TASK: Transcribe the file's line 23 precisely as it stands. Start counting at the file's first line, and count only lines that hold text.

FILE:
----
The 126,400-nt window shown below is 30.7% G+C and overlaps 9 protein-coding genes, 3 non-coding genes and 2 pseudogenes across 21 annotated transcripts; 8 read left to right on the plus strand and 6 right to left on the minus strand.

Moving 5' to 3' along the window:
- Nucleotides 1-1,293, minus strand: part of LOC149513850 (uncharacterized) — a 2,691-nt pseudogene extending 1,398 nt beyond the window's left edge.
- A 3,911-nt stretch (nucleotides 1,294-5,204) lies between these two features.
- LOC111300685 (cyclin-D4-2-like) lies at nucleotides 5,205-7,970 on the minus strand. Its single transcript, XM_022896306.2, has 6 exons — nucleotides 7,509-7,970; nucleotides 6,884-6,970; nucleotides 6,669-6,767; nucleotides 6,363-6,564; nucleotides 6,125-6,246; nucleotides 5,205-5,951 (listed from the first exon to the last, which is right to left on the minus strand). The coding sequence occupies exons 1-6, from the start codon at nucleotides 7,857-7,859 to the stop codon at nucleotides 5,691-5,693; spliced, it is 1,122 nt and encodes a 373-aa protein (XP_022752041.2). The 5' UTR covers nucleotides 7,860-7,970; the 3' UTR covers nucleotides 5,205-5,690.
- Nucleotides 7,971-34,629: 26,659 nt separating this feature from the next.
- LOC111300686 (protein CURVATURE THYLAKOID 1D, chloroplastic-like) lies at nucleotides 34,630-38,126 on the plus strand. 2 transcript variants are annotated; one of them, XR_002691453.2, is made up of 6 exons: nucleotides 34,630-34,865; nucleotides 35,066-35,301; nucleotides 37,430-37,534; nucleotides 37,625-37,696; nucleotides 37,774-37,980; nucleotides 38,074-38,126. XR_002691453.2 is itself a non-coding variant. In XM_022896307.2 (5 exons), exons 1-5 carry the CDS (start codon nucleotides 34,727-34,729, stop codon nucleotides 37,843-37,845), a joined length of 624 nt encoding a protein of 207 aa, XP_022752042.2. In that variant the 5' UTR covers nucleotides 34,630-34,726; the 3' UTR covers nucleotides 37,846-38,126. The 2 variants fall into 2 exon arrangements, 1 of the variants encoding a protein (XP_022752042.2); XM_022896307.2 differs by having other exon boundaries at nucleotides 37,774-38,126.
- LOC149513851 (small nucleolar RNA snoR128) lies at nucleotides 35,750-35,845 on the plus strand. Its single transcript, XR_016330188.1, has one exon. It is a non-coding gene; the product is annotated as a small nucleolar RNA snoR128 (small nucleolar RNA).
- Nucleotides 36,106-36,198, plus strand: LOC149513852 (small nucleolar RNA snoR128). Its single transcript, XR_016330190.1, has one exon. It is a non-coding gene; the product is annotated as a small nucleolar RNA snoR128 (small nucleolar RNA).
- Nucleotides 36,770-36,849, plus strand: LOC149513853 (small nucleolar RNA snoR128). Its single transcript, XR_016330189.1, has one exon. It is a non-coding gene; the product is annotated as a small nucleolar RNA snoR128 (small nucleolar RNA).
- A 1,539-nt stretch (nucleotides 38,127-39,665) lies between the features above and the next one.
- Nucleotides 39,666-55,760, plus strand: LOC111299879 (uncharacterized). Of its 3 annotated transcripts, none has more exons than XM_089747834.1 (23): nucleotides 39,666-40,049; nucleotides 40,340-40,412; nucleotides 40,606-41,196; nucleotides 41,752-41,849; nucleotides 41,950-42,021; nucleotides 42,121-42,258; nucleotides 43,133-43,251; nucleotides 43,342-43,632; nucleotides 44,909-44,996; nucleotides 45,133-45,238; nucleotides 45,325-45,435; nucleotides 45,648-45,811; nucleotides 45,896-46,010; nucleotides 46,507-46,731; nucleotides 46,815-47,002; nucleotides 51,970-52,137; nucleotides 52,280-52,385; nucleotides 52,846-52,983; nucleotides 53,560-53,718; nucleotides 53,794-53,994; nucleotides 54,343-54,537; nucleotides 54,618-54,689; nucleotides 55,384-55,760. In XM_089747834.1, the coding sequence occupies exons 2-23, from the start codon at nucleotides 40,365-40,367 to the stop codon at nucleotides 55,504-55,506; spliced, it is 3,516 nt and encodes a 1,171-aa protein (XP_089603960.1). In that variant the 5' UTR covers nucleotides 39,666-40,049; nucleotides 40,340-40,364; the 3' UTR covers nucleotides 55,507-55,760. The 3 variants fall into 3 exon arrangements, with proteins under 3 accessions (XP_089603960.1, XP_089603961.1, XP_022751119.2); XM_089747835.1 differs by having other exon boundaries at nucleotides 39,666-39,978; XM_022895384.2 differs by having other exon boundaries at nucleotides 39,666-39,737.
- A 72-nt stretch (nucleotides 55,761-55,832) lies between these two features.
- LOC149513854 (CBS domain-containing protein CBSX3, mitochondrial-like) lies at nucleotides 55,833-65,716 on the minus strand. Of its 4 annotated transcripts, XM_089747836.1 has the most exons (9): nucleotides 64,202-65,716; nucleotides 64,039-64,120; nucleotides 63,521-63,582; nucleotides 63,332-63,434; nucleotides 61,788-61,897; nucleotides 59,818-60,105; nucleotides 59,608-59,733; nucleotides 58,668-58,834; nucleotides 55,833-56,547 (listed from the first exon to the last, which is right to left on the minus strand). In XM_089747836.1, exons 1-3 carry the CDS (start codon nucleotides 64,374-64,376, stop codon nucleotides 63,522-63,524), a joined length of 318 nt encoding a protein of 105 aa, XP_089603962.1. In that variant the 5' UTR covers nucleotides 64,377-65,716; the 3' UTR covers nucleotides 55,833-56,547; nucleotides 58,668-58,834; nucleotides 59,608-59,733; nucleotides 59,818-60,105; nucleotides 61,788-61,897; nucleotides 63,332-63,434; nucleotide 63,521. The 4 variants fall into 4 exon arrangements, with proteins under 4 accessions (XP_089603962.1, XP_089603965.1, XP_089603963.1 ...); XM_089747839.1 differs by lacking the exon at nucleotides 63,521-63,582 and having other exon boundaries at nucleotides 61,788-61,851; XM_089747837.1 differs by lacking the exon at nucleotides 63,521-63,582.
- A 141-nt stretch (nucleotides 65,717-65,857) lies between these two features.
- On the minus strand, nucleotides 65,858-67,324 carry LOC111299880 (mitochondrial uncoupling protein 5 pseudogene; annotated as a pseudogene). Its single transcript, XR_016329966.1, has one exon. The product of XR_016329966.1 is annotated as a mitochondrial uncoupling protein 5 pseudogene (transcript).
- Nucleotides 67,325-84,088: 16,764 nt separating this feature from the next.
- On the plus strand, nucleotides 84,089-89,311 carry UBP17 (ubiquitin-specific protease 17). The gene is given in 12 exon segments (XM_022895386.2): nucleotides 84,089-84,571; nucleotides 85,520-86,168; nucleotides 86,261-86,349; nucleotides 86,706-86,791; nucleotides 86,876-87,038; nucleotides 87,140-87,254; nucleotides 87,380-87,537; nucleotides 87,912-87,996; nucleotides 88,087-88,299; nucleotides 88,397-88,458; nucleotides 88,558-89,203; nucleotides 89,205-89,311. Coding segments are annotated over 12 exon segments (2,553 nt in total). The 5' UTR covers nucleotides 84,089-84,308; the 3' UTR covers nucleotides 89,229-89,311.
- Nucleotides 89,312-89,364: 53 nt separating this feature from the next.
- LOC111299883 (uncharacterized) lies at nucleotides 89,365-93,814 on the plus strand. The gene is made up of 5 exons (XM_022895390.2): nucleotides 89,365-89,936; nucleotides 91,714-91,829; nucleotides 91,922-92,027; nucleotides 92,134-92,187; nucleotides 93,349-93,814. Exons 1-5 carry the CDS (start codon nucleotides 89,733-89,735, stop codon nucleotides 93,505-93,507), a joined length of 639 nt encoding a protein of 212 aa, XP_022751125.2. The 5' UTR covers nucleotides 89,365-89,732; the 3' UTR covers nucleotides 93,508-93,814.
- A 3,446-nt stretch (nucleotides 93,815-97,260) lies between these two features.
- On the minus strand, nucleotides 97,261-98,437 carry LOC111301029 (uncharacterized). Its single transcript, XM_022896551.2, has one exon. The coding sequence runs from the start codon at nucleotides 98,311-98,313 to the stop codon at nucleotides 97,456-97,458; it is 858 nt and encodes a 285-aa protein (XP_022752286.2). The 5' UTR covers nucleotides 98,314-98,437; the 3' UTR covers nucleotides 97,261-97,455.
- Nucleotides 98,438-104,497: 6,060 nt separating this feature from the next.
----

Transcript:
- Nucleotides 98,438-104,497: 6,060 nt separating this feature from the next.